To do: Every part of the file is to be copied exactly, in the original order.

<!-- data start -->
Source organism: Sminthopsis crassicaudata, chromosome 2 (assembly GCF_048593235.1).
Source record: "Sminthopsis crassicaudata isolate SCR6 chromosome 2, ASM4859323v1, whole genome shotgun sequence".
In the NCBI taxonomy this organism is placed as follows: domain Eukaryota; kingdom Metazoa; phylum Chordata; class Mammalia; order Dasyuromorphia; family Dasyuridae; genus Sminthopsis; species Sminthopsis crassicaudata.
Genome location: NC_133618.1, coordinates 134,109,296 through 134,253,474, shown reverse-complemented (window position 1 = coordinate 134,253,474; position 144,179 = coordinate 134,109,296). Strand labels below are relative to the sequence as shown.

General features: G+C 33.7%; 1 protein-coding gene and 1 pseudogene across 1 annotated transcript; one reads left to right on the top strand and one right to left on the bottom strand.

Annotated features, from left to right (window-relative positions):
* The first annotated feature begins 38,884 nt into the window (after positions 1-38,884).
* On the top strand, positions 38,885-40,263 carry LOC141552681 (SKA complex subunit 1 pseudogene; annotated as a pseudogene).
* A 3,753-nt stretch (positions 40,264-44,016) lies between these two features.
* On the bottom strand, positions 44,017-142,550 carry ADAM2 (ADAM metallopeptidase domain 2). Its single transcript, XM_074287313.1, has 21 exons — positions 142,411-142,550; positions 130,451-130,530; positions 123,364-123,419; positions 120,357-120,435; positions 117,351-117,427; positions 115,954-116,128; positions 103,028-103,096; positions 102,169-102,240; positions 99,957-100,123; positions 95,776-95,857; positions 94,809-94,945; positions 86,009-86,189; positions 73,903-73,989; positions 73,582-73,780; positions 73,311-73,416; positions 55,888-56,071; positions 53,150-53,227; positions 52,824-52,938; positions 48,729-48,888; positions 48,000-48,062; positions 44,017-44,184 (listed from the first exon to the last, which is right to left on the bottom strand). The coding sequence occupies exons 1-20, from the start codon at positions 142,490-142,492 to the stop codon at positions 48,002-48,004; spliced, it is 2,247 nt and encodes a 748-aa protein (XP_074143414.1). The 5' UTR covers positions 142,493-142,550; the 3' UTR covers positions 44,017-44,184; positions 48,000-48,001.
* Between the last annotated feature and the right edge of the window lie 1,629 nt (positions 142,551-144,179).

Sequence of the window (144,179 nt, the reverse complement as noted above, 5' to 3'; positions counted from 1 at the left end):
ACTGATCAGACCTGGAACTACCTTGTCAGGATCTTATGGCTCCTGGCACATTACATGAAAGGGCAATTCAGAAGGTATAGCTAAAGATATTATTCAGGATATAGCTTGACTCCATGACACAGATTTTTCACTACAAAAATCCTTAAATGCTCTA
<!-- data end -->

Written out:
Source organism: Sminthopsis crassicaudata, chromosome 2 (assembly GCF_048593235.1).
Source record: "Sminthopsis crassicaudata isolate SCR6 chromosome 2, ASM4859323v1, whole genome shotgun sequence".
In the NCBI taxonomy this organism is placed as follows: domain Eukaryota; kingdom Metazoa; phylum Chordata; class Mammalia; order Dasyuromorphia; family Dasyuridae; genus Sminthopsis; species Sminthopsis crassicaudata.
Genome location: NC_133618.1, coordinates 134,109,296 through 134,253,474, shown reverse-complemented (window position 1 = coordinate 134,253,474; position 144,179 = coordinate 134,109,296). Strand labels below are relative to the sequence as shown.

General features: G+C 33.7%; 1 protein-coding gene and 1 pseudogene across 1 annotated transcript; one reads left to right on the top strand and one right to left on the bottom strand.

Annotated features, from left to right (window-relative positions):
* The first annotated feature begins 38,884 nt into the window (after positions 1-38,884).
* On the top strand, positions 38,885-40,263 carry LOC141552681 (SKA complex subunit 1 pseudogene; annotated as a pseudogene).
* A 3,753-nt stretch (positions 40,264-44,016) lies between these two features.
* On the bottom strand, positions 44,017-142,550 carry ADAM2 (ADAM metallopeptidase domain 2). Its single transcript, XM_074287313.1, has 21 exons — positions 142,411-142,550; positions 130,451-130,530; positions 123,364-123,419; positions 120,357-120,435; positions 117,351-117,427; positions 115,954-116,128; positions 103,028-103,096; positions 102,169-102,240; positions 99,957-100,123; positions 95,776-95,857; positions 94,809-94,945; positions 86,009-86,189; positions 73,903-73,989; positions 73,582-73,780; positions 73,311-73,416; positions 55,888-56,071; positions 53,150-53,227; positions 52,824-52,938; positions 48,729-48,888; positions 48,000-48,062; positions 44,017-44,184 (listed from the first exon to the last, which is right to left on the bottom strand). The coding sequence occupies exons 1-20, from the start codon at positions 142,490-142,492 to the stop codon at positions 48,002-48,004; spliced, it is 2,247 nt and encodes a 748-aa protein (XP_074143414.1). The 5' UTR covers positions 142,493-142,550; the 3' UTR covers positions 44,017-44,184; positions 48,000-48,001.
* Between the last annotated feature and the right edge of the window lie 1,629 nt (positions 142,551-144,179).

Sequence of the window (144,179 nt, the reverse complement as noted above, 5' to 3'; positions counted from 1 at the left end):
ACTGATCAGACCTGGAACTACCTTGTCAGGATCTTATGGCTCCTGGCACATTACATGAAAGGGCAATTCAGAAGGTATAGCTAAAGATATTATTCAGGATATAGCTTGACTCCATGACACAGATTTTTCACTACAAAAATCCTTAAATGCTCTA